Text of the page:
This is a quick post visualizing my new Zenon Rankings for faceoffs. For an introduction to my Zenon Rankings and Elo-type models see this post.

The below plot shows 8 players throughout the 2015-16 season. As mentioned in the introductory post my model assumes that players start off with an initial ranking of 1500 and a deviation of 50. As players play more and more games their deviation parameters drop because we deem their rankings to be more and more reliable. Large deviations also mean that we also adjust rankings in a more extreme way in accordance with results.

Winning faceoffs particularly against tough opponents leads to ratings increases and losing lots of faceoffs especially to weak opponents causes decreases. In my other posts I focused on displaying the final Zenon Rankings or the rankings for each player after they took their last faceoff in the time-frame of the model. This only captures some of the information that an elo-type model can tell us. A well-specified elo-type model can detect improvements and declines during the season, and sometimes blending these kinds of ranking over a time-period can be more informative about actual ability than the final rankings alone.

*The bolded line represents the weighted average Zenon Ranking of 1507. Players that ended the season above the line are considered by the model above average drawmen and expected to win more than 50% of their draws against neutral competition. The opposite is true of those below the line. The numbers on the x-axis represent days during the 2015-16 season. There were 226 days in the 2015-16 season including the post-season where games were played. As you can see by looking at the Nuge or McDavid who played on teams not included in the playoffs, the post-season began on approximately day 180.*

All of the players in the graph start at the same point, but they quickly diverge based on their initial results due to the deviance parameter. Although these initial divergences are drastic, they are not condemning in the sense that it is very possible to recover from a low ranking early in the season. Just look at the green line depicting Tyler Seguin for an example. On average, however, players that diverge downwards quickly, do not end up above average by the end of the season. This is part of the reason why the glicko model outperformed a standard elo-model in this application. Elo models do not have deviance parameters and so all players are adjusted equally regardless the number of faceoffs they have taken.

Looking at the purple line representing Evgeni Malkin we see that when he was hurt over two stretches that his ranking stays constant. When not playing, our model doesn’t update his ranking or deviation parameter. Second we can notice that he seemed to improve somewhat during the playoffs as represented by the uptick at the end of the season. It is too early to tell exactly how sensitive this model is to real improvements, but assuming the model is a decent measure of actual ability (it does have some levels of predictive power as outlined in the introduction post) we can say that Malkin was a better drawmen in the playoffs than the period just before he was injured. Whether this is because he was taking draws more seriously or playing injury free is another matter.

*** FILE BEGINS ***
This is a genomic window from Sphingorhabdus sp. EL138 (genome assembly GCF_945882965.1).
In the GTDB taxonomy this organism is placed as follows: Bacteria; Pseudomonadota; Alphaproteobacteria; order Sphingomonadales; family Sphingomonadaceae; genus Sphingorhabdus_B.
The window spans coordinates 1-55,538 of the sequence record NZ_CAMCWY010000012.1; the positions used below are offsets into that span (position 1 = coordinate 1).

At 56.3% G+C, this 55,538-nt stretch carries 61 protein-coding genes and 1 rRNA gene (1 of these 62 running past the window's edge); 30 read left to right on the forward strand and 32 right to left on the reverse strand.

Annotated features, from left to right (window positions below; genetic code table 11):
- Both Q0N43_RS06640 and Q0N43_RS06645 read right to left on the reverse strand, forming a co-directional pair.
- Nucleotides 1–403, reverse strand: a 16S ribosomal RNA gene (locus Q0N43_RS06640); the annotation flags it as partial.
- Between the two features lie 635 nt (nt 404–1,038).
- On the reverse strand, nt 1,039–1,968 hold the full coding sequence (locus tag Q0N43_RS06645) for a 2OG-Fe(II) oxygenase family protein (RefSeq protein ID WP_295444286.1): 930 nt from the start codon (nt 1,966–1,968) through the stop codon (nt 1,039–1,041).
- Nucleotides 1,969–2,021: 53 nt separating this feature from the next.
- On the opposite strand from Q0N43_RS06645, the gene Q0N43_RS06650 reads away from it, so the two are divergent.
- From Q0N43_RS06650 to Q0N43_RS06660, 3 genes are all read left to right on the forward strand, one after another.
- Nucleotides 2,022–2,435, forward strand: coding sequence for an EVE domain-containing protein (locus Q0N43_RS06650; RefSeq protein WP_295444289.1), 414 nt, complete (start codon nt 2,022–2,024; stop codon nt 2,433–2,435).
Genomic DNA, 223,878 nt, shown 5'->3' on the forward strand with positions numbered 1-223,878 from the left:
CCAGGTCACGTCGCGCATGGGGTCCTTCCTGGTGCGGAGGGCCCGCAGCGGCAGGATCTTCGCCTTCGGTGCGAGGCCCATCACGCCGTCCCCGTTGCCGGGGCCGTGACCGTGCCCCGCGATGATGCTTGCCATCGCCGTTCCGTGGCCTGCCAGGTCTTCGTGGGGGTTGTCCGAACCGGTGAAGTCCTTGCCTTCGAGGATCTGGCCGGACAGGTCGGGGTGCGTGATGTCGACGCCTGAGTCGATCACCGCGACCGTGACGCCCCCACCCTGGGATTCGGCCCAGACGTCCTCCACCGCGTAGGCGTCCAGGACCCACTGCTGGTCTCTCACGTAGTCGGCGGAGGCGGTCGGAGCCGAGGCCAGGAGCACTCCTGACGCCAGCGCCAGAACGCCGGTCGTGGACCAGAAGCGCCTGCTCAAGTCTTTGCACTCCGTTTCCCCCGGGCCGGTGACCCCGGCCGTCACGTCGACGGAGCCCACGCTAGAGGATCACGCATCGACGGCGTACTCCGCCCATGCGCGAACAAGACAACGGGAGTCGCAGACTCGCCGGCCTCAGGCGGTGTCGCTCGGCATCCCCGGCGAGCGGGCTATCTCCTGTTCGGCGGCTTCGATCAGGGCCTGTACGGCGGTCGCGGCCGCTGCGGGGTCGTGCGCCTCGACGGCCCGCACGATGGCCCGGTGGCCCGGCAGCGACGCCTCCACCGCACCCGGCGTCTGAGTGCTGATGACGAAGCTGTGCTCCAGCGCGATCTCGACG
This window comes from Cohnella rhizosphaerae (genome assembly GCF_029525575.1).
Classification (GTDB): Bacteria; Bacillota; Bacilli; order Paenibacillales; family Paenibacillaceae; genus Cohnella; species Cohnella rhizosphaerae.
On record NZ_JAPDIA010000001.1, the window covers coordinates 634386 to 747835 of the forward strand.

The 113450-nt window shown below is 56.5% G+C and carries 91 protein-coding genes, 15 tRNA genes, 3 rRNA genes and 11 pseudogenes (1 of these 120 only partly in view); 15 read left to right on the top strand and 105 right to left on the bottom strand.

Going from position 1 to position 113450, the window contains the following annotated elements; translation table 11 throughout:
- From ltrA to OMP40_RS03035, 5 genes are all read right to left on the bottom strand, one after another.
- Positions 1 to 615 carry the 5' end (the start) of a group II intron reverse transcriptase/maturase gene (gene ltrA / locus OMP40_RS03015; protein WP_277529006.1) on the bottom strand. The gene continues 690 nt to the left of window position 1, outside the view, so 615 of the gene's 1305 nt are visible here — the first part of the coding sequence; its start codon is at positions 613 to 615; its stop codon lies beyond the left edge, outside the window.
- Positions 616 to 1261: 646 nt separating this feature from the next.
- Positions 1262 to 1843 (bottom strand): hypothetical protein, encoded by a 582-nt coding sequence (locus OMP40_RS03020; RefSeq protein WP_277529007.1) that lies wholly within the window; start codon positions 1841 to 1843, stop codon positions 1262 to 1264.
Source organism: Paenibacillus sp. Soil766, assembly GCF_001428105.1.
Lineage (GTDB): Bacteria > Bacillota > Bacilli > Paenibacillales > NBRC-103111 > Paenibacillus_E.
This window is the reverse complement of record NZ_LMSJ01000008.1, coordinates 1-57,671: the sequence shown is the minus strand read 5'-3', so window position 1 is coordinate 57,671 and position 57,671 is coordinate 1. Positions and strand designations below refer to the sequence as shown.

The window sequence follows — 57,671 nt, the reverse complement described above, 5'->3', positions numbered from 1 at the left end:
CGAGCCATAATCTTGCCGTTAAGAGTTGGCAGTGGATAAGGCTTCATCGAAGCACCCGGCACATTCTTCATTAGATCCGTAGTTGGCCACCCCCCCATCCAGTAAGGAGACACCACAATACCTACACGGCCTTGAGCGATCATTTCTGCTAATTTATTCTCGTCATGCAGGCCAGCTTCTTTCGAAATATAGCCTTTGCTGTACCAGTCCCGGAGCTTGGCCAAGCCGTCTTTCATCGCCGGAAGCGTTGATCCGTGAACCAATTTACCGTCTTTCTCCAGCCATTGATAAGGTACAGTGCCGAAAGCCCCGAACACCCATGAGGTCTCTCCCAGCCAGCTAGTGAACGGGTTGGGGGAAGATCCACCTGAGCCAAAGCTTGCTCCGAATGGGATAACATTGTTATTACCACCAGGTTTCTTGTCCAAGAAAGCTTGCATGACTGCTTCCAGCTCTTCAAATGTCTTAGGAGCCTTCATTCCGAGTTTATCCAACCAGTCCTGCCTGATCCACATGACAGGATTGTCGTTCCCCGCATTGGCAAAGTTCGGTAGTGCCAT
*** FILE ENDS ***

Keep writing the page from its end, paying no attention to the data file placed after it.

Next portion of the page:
*Red line represents Leon Draisaitl’s ranking after each day of the 2015-16 season including playoffs. The dark grey error bars are 95% confidence region based on Draisaitl’s deviance parameter and ranking. Here we can see that Draisaitl is approximately league average at taking faceoffs.*

Here is a visualization of how the deviation parameter works. At the beginning we are assuming that Leon Draisaitl is highly likely to have a true value between 1400 and 1600. As he actually takes faceoffs his rating adjusts and his deviation shrinks. The error bars around the red line represent 95% confidence regions based on the deviance parameter. The dotted line on the graph roughly represents the beginning of playoffs. Since the Oilers didnt’t make the playoffs, Draisaitl never took any faceoffs and accordingly his ranking nor his deviation was changed. But even before the dotted line we can see that his deviance became less volatile. One feature of the glicko model that Mark Glickman originally recommended is that there is some sort of lower bound or slowing mechanism on the deviance parameter so that the model doesn’t reach a state of stasis. We can see the consequences of this model specification visually in the above graph.

All of the 2015-16 Zenon Rankings are here

For the complete rankings for 2008-2016 check here

And for a refresher on the Zenon Model check here.

If there are any specific players or teams that you would like me to take a look into, just let me know and I’ll get back to you. I’m always looking for feedback on what users find useful.